Thousands of Nova Scotians live in nursing homes and long term care facilities across the province.
This population, the majority of whom are over the age of 60 and may have underlying health issues, have been identified as being particularly vulnerable to the potentially life threatening effects of the coronvairus.
Which is why work is ongoing by Nova Scotia nursing homes and public health officials to minimize the potential spread of COVID-19 inside these facilities.
“In Nova Scotia, part of the licensing is that every nursing home and long term care facility must have contingency plans, they have to have a business continuity plan and part of that requires that pandemic plan,” Michele Lowe said, the managing director of the Nursing Homes of Nova Scotia Association.
Lowe says pandemic plans are ‘well established’ and are commonly used to lessen the negative impacts of influenza outbreaks.
Further measures have been added to these plans to help lessen the threats of COVID-19, including widespread screening of people and mail parcels.
“Where in the past mail has come to the front desk, if there was an influenza breakout it would still be distributed. Right now, we have homes who are taking parcels and mail and isolating them into a room for 48 hours,” Lowe said.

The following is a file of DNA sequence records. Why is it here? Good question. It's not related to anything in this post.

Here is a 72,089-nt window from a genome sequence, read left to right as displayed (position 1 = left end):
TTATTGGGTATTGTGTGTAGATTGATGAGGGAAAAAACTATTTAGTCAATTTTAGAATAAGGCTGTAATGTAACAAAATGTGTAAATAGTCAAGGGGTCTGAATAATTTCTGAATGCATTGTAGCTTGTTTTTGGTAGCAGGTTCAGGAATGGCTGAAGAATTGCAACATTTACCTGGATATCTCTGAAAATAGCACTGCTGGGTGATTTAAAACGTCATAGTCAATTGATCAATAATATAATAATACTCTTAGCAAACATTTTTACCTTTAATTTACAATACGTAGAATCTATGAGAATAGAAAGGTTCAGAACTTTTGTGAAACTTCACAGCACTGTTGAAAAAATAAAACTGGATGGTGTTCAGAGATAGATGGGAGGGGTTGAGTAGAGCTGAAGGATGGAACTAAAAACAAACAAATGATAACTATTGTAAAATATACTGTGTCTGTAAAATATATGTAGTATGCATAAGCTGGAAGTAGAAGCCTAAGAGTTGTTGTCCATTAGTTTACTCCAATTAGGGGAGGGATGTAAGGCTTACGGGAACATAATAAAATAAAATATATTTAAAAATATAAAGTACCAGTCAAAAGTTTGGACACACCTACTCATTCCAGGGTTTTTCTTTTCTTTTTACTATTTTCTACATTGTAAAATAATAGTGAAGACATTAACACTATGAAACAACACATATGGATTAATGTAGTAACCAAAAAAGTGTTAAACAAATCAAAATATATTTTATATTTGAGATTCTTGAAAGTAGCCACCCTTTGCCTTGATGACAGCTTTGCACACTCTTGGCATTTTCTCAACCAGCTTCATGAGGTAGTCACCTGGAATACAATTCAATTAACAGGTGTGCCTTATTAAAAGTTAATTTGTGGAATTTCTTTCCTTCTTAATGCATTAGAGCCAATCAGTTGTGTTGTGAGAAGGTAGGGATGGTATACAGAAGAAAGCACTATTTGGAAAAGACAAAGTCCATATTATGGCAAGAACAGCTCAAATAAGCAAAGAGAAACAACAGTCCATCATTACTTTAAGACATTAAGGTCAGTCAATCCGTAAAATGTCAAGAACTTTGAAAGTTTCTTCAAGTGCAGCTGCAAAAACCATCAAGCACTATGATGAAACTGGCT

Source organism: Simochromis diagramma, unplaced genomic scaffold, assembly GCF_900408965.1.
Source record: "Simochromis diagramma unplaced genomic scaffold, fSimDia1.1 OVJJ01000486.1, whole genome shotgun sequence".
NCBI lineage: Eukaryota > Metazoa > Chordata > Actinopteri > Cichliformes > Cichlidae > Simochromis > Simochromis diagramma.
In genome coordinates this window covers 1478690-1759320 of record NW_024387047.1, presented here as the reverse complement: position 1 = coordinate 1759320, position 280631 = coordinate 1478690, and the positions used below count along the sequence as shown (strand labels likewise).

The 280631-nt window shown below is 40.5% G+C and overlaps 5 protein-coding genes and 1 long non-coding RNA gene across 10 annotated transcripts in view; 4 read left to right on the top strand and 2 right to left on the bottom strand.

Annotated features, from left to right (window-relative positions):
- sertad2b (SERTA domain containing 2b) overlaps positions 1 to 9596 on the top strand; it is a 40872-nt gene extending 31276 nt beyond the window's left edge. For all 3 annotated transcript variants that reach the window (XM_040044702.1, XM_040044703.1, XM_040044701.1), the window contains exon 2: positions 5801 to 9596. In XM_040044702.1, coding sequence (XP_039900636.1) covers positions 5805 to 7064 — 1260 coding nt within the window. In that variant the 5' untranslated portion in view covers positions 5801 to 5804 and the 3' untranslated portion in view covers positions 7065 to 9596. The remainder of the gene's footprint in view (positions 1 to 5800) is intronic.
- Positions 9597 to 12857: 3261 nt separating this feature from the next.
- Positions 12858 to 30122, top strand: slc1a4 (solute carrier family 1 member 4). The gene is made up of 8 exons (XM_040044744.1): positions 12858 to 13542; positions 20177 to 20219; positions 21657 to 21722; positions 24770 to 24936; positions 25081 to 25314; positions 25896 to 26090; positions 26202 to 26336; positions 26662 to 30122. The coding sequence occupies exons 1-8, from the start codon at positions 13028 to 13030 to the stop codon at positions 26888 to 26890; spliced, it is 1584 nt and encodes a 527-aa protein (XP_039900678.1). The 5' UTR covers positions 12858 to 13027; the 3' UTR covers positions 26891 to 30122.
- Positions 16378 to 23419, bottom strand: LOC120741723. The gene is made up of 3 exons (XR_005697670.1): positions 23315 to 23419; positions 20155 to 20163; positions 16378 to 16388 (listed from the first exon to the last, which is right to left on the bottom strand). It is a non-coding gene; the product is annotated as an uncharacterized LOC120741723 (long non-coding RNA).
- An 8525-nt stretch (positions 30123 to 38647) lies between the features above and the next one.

That sentiment is echoed by Josie Ryan, the director of long term care at the Northwood facility.
“If you’re sending stuff to the residents, make sure that you’re not sick when you’re sending the stuff. They can be dropped off at the door, trying not to have too much people at the doors. Even our vendors are going in through back doors, they’re all being screened,” Ryan said.
New presumptive cases in N.S. have been announced on a daily basis since March 15.
British Columbia has been particularly hard hit by the virus, killing six residents in the Lynn Valley Care Centre in North Vancouver.
The Nova Scotia government has restricted all visitors from entering long term care facilities for the foreseeable future.
Lowe has also reached out to the nursing home association in B.C. to see if there is any advice to pass along.
“We want to learn from them in terms of how they are responding with their members and ensuring that anything that we have not thought of, that they are able to share with us around some of those issues,” Lowe said.
In the meantime, nursing homes are preparing for potential staff shortages as the COVID-19 outbreak continues.
Staff who had been working with programs that may be suspended, will be redeployed.
Additionally, some facilities like Shannex, are hiring additional people to help lessen the blow of potential shortages.
“We have members who have put the call out to displaced workers as a result of the COVID impact to their employment and bringing them in, in terms of training them to help them support the whole team,” she said.
All the while working to keep the spirits of residents and support workers bright as daily public health updates continue.
“They are the family when their family can’t be there and they take that so seriously and so any kind of encouragement that friends and family and that the community can give to our staff is so appreciated,” Lowe said.
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